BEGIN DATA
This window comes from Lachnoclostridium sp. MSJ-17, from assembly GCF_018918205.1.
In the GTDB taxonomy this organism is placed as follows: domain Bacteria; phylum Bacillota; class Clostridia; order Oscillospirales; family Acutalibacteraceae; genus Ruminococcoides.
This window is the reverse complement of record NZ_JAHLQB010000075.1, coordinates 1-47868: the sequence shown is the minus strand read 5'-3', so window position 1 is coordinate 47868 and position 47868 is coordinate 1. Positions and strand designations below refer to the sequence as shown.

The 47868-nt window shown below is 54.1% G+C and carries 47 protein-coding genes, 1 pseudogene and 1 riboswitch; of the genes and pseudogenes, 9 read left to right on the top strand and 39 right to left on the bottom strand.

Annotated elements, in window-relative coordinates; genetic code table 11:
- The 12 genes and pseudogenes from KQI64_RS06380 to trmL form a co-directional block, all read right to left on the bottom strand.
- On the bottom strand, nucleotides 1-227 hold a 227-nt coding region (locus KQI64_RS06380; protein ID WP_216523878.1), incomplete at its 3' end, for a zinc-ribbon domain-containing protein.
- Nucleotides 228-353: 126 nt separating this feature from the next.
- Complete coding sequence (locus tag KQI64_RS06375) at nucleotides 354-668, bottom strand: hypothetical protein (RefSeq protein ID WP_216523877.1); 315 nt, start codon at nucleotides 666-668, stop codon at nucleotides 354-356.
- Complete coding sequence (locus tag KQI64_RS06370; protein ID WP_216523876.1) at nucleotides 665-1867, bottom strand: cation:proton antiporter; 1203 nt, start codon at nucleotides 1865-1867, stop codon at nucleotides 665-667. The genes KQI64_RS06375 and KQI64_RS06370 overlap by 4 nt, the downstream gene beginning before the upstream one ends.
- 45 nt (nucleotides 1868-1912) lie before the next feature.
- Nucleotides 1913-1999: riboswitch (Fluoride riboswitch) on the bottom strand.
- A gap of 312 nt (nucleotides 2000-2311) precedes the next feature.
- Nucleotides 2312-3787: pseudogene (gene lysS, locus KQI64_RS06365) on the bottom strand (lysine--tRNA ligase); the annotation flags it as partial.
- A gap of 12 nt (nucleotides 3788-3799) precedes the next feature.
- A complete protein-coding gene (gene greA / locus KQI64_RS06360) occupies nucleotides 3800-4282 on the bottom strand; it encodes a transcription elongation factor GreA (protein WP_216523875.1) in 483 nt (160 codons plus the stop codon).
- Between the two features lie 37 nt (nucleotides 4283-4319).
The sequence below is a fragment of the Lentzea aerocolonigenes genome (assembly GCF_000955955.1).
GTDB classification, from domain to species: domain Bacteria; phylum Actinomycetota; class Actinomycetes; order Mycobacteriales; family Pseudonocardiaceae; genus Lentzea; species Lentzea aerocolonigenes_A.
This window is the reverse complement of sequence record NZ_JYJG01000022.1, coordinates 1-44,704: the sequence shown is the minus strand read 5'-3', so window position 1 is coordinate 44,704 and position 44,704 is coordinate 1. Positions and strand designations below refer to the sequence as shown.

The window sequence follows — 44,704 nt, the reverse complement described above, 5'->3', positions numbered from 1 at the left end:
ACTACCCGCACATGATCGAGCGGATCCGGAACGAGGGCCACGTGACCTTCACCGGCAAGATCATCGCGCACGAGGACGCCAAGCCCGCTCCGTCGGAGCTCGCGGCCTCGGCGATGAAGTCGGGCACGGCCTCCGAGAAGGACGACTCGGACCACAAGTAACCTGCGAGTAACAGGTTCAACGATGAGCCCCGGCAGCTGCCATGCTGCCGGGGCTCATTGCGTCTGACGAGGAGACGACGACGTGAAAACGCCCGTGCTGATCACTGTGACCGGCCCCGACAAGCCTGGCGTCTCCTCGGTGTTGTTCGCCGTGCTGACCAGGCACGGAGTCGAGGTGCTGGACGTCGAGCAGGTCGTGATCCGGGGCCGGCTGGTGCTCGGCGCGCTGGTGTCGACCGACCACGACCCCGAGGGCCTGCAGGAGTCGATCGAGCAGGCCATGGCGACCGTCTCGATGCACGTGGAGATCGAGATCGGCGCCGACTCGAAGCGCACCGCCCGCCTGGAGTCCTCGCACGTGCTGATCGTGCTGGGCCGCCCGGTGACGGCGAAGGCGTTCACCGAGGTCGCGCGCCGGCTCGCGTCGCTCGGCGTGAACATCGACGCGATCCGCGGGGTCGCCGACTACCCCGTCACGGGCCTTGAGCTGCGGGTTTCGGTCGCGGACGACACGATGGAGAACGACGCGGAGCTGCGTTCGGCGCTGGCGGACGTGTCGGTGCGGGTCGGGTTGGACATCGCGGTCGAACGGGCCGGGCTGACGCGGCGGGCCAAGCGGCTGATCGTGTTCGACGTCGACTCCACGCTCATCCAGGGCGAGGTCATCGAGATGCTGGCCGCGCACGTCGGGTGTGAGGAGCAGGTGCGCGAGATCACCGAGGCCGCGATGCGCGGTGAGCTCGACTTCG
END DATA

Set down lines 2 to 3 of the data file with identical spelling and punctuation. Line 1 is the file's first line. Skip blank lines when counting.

In the GTDB taxonomy this organism is placed as follows: domain Bacteria; phylum Bacillota; class Clostridia; order Oscillospirales; family Acutalibacteraceae; genus Ruminococcoides.
This window is the reverse complement of record NZ_JAHLQB010000075.1, coordinates 1-47868: the sequence shown is the minus strand read 5'-3', so window position 1 is coordinate 47868 and position 47868 is coordinate 1. Positions and strand designations below refer to the sequence as shown.